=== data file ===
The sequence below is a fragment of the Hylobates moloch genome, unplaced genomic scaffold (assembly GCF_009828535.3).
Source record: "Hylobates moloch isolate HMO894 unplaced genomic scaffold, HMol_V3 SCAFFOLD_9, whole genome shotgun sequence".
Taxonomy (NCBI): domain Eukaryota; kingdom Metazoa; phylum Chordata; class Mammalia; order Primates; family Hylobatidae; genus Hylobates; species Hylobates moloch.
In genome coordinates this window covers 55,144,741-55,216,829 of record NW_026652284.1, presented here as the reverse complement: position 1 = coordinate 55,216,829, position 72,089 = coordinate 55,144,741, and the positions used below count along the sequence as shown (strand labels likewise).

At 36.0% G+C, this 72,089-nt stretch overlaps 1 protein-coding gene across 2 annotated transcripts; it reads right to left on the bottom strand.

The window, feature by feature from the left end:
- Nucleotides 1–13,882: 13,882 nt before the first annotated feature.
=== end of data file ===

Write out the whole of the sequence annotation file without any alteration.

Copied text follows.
The sequence below is a fragment of the Hylobates moloch genome, unplaced genomic scaffold (assembly GCF_009828535.3).
Source record: "Hylobates moloch isolate HMO894 unplaced genomic scaffold, HMol_V3 SCAFFOLD_9, whole genome shotgun sequence".
Taxonomy (NCBI): domain Eukaryota; kingdom Metazoa; phylum Chordata; class Mammalia; order Primates; family Hylobatidae; genus Hylobates; species Hylobates moloch.
In genome coordinates this window covers 55,144,741-55,216,829 of record NW_026652284.1, presented here as the reverse complement: position 1 = coordinate 55,216,829, position 72,089 = coordinate 55,144,741, and the positions used below count along the sequence as shown (strand labels likewise).

At 36.0% G+C, this 72,089-nt stretch overlaps 1 protein-coding gene across 2 annotated transcripts; it reads right to left on the bottom strand.

The window, feature by feature from the left end:
- Nucleotides 1–13,882: 13,882 nt before the first annotated feature.